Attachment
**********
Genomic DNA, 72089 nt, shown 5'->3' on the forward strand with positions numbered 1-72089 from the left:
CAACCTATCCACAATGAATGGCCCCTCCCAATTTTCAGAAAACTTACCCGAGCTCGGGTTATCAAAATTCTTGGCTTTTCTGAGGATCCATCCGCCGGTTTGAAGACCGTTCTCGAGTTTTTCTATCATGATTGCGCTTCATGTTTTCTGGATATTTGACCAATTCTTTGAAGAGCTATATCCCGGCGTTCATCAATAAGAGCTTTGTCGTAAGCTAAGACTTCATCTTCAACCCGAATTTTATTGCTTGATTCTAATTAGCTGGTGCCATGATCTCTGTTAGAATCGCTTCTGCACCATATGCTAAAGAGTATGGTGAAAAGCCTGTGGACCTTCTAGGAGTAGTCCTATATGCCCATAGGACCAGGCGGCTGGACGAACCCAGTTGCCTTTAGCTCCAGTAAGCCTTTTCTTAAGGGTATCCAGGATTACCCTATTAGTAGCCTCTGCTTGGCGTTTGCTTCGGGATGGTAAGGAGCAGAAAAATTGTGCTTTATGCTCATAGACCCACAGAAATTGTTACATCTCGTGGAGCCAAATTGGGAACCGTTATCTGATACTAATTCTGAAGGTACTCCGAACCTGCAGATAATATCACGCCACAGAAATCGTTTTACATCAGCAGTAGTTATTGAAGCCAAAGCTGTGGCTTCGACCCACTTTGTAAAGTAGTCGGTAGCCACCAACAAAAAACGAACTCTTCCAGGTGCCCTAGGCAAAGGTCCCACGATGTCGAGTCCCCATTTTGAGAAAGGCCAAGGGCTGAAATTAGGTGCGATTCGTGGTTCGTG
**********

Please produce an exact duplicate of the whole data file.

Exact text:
Genomic DNA, 72089 nt, shown 5'->3' on the forward strand with positions numbered 1-72089 from the left:
CAACCTATCCACAATGAATGGCCCCTCCCAATTTTCAGAAAACTTACCCGAGCTCGGGTTATCAAAATTCTTGGCTTTTCTGAGGATCCATCCGCCGGTTTGAAGACCGTTCTCGAGTTTTTCTATCATGATTGCGCTTCATGTTTTCTGGATATTTGACCAATTCTTTGAAGAGCTATATCCCGGCGTTCATCAATAAGAGCTTTGTCGTAAGCTAAGACTTCATCTTCAACCCGAATTTTATTGCTTGATTCTAATTAGCTGGTGCCATGATCTCTGTTAGAATCGCTTCTGCACCATATGCTAAAGAGTATGGTGAAAAGCCTGTGGACCTTCTAGGAGTAGTCCTATATGCCCATAGGACCAGGCGGCTGGACGAACCCAGTTGCCTTTAGCTCCAGTAAGCCTTTTCTTAAGGGTATCCAGGATTACCCTATTAGTAGCCTCTGCTTGGCGTTTGCTTCGGGATGGTAAGGAGCAGAAAAATTGTGCTTTATGCTCATAGACCCACAGAAATTGTTACATCTCGTGGAGCCAAATTGGGAACCGTTATCTGATACTAATTCTGAAGGTACTCCGAACCTGCAGATAATATCACGCCACAGAAATCGTTTTACATCAGCAGTAGTTATTGAAGCCAAAGCTGTGGCTTCGACCCACTTTGTAAAGTAGTCGGTAGCCACCAACAAAAAACGAACTCTTCCAGGTGCCCTAGGCAAAGGTCCCACGATGTCGAGTCCCCATTTTGAGAAAGGCCAAGGGCTGAAATTAGGTGCGATTCGTGGTTCGTG